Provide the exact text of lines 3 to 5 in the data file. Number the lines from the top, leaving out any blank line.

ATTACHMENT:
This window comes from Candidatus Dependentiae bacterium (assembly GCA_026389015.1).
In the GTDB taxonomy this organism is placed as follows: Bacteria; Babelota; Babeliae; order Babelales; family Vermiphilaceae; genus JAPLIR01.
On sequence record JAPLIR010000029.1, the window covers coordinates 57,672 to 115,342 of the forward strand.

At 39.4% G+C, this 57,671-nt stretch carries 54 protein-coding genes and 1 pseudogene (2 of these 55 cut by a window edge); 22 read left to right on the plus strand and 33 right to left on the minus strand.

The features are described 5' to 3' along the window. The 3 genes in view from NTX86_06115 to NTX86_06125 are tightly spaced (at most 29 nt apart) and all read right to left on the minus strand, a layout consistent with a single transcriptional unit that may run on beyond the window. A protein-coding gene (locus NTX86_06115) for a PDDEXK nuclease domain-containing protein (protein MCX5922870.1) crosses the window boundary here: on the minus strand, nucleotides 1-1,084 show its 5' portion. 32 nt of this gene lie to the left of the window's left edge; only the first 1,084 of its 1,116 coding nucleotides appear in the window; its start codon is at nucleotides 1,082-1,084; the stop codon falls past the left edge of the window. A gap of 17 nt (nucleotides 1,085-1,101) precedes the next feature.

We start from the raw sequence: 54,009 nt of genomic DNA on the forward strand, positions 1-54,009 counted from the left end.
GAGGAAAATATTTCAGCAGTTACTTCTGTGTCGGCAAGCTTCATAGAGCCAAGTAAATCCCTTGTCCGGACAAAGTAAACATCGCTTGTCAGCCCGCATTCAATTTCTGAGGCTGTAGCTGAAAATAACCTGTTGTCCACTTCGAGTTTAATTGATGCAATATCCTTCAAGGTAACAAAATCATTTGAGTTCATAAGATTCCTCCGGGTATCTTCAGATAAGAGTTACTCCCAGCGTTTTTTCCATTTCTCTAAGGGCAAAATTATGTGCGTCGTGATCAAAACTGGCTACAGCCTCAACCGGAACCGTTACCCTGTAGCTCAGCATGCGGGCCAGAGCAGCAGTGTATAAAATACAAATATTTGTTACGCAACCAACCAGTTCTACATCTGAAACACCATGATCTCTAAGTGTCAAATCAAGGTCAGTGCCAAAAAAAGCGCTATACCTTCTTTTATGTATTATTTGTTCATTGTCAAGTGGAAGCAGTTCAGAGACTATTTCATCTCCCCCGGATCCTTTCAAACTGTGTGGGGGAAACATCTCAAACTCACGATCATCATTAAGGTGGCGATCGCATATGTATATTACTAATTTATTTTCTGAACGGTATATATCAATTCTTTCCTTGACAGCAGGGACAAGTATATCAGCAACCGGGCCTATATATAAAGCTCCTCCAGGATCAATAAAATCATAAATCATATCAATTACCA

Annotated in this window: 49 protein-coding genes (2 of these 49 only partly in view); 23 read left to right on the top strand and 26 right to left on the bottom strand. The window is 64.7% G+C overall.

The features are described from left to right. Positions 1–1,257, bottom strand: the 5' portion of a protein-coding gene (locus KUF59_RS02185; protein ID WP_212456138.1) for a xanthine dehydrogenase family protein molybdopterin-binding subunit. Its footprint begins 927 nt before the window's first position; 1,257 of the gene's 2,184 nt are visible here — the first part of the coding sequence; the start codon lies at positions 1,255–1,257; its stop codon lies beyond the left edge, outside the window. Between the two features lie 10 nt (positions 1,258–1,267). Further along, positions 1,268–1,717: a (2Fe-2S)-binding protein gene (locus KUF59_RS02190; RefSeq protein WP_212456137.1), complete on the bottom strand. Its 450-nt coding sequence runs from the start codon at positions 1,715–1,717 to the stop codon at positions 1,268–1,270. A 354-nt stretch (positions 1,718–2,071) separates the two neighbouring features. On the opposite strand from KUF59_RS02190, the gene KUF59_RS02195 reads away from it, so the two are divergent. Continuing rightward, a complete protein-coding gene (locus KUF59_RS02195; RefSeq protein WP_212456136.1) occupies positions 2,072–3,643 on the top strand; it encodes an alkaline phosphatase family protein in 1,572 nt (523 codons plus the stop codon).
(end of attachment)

On sequence record JAPLIR010000029.1, the window covers coordinates 57,672 to 115,342 of the forward strand.

At 39.4% G+C, this 57,671-nt stretch carries 54 protein-coding genes and 1 pseudogene (2 of these 55 cut by a window edge); 22 read left to right on the plus strand and 33 right to left on the minus strand.

The features are described 5' to 3' along the window. The 3 genes in view from NTX86_06115 to NTX86_06125 are tightly spaced (at most 29 nt apart) and all read right to left on the minus strand, a layout consistent with a single transcriptional unit that may run on beyond the window. A protein-coding gene (locus NTX86_06115) for a PDDEXK nuclease domain-containing protein (protein MCX5922870.1) crosses the window boundary here: on the minus strand, nucleotides 1-1,084 show its 5' portion. 32 nt of this gene lie to the left of the window's left edge; only the first 1,084 of its 1,116 coding nucleotides appear in the window; its start codon is at nucleotides 1,082-1,084; the stop codon falls past the left edge of the window. A gap of 17 nt (nucleotides 1,085-1,101) precedes the next feature.